IPX is a networking protocol that conducts the activities and affairs of the end-to-end process of timely, managed and secured data. Originally used by the Novell NetWare operating system and it was later adopted by Windows. As they replaced NetWare LANS they became widely used on networks deploying Microsoft Windows LANs.
IPX/SPX or Internetwork Packet Exchange/Sequenced Packet Exchange was developed by Novell to be a replacement to the TCP/IP Protocol Suite. This was introduced in Novell’s networking software called Netware in the early 1980s. IPX introduced in the 1980s remained fairly popular till the 1990s. After which the TCP/IP protocol has largely replaced it.
Working of IPX
IPX is the network layer and SPX is the transport layer of the IPX/SPX network protocol. IPX and IP protocol have similar functions and this defines how data is sent and received between devices. The transport layer protocol or SPX protocol is used to establish and maintain a connection between devices. Together, they can be used to transfer data and create a network connection between systems.
IPX does not require a consistent connection to be maintained while packets are being sent from one system to another, this is what is called being connectionless. It can resume the transfer from the point where it was interrupted due to bad connection or power loss.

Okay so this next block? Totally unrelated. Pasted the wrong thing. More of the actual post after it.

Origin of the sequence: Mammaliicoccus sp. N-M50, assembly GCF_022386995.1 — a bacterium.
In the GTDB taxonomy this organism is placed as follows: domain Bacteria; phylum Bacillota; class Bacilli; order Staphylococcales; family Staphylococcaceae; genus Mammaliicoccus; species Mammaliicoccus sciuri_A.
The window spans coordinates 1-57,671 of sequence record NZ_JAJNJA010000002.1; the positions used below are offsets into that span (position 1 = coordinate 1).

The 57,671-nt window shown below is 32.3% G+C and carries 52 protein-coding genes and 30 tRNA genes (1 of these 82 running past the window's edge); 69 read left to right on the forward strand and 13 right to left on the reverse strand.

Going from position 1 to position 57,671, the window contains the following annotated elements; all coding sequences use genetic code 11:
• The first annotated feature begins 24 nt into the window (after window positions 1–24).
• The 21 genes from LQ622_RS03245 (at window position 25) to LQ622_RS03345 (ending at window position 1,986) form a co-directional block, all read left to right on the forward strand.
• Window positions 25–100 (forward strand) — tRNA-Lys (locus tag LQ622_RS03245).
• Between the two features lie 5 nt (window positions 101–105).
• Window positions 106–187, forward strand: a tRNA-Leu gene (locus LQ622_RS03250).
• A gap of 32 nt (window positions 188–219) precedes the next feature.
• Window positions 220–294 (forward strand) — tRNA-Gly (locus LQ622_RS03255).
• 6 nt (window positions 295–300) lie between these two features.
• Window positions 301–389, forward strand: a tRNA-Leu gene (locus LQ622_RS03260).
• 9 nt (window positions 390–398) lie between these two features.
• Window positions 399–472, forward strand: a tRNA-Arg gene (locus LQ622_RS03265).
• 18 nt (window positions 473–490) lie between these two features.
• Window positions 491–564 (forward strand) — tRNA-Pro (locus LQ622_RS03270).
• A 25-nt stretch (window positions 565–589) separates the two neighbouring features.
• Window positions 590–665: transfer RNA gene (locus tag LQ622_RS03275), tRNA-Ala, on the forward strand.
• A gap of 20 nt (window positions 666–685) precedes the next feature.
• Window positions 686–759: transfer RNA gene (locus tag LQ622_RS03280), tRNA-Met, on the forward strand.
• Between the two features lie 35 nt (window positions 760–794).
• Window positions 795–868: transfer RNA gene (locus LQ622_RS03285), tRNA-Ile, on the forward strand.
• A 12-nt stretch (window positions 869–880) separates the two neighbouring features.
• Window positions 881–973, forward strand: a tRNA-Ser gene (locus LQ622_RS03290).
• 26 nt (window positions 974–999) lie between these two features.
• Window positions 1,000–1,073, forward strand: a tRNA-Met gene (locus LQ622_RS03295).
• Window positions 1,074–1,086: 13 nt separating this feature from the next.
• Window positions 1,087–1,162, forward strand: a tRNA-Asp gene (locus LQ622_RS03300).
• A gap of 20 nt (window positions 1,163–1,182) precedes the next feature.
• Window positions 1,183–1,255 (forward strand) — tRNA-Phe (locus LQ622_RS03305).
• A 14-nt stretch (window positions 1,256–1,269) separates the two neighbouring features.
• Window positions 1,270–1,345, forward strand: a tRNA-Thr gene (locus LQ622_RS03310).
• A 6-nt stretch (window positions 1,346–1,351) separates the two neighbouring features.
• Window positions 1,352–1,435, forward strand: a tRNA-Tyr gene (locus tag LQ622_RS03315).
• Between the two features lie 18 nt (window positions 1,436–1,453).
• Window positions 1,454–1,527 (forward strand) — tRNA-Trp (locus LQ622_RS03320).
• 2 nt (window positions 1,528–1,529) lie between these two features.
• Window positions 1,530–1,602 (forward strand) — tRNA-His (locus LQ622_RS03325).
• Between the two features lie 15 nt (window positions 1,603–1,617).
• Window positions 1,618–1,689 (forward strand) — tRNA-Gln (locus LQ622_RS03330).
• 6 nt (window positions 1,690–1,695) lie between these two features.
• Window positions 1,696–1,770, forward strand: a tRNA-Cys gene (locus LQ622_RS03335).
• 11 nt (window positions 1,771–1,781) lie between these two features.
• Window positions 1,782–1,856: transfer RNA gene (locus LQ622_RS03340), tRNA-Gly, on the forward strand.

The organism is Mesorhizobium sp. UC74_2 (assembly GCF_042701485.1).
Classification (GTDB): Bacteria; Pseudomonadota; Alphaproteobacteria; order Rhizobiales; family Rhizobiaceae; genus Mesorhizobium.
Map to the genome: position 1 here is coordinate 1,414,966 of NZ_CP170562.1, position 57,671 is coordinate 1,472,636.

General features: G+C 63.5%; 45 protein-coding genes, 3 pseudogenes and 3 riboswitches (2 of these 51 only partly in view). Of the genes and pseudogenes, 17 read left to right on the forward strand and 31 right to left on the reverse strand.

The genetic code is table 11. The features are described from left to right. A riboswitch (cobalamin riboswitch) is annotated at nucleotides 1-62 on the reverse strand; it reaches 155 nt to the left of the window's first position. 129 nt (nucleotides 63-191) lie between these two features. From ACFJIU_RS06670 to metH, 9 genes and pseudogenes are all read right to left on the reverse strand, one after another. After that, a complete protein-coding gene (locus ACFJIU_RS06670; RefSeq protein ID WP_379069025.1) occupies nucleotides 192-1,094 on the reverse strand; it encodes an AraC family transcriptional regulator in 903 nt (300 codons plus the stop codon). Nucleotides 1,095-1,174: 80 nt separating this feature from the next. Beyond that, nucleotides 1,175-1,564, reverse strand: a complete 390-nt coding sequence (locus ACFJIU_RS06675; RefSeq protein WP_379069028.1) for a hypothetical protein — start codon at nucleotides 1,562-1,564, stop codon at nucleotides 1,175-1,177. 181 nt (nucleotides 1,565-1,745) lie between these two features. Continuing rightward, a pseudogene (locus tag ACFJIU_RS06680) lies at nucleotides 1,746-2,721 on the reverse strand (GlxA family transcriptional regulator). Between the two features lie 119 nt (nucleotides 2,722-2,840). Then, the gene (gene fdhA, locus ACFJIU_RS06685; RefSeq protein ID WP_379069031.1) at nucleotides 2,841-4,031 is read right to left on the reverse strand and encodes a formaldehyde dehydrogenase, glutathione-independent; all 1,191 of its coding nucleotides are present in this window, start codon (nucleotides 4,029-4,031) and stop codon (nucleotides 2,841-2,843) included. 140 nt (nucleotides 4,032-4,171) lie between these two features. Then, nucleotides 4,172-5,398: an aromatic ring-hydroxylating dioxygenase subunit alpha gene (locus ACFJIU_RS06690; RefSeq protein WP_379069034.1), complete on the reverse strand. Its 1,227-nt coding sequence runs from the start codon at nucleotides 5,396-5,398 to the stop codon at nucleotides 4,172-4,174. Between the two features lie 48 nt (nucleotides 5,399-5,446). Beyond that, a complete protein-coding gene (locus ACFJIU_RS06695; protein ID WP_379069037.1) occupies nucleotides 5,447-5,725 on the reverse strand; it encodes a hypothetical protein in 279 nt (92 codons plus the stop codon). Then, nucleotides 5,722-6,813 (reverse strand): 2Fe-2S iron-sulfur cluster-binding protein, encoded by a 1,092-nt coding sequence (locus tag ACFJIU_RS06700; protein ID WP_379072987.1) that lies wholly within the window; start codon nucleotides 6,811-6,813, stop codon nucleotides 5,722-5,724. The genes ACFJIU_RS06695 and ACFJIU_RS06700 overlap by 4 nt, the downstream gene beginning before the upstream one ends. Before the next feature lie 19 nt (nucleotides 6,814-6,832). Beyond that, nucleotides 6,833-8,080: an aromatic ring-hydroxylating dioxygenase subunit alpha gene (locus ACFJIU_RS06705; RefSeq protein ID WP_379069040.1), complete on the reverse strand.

IPX provides peer-to-peer support connectivity. Like IP, IPX also contains end-user data and is connectionless, just like network addresses.
Novell’s original NetWare client was written for DOS. In the 1990s, video games like Quake, Descent, and WarCraft 2 were supported with IPX for network gaming. Kali was the name of a service used as an emulator to let gamers play online
- IPX/SPX was primarily designed for local area networks (LANs) and is very efficient when used for this only.
- IPX has a larger address space: 48 bits instead of 32 bits in IPv4.
- IPX addresses incorporate the local MAC address:compared to “address assignment” like with IPv4.
- No BootP or DHCP in IPX. (DHCP was invented from BootP was so that IPv4 could allow “plug-and-go” network addressing like what IPX did. It was later added in IPv6.)
- Nowadays IPX is falling out of trend. TCP/IP is mostly used because of its superior performance over wide area networks and the Internet and its a more mature protocol created with the same purpose in mind. The real advantage of TCP/IP is interoperability and vendor-independent open standards.
- With IPX applications and the use of the internet, the costs are higher if you are implementing VPNs.
- Encapsulating and encrypting of IPX frames in an IP packet requires expensive hardware than performing a straight IPSec VPN.
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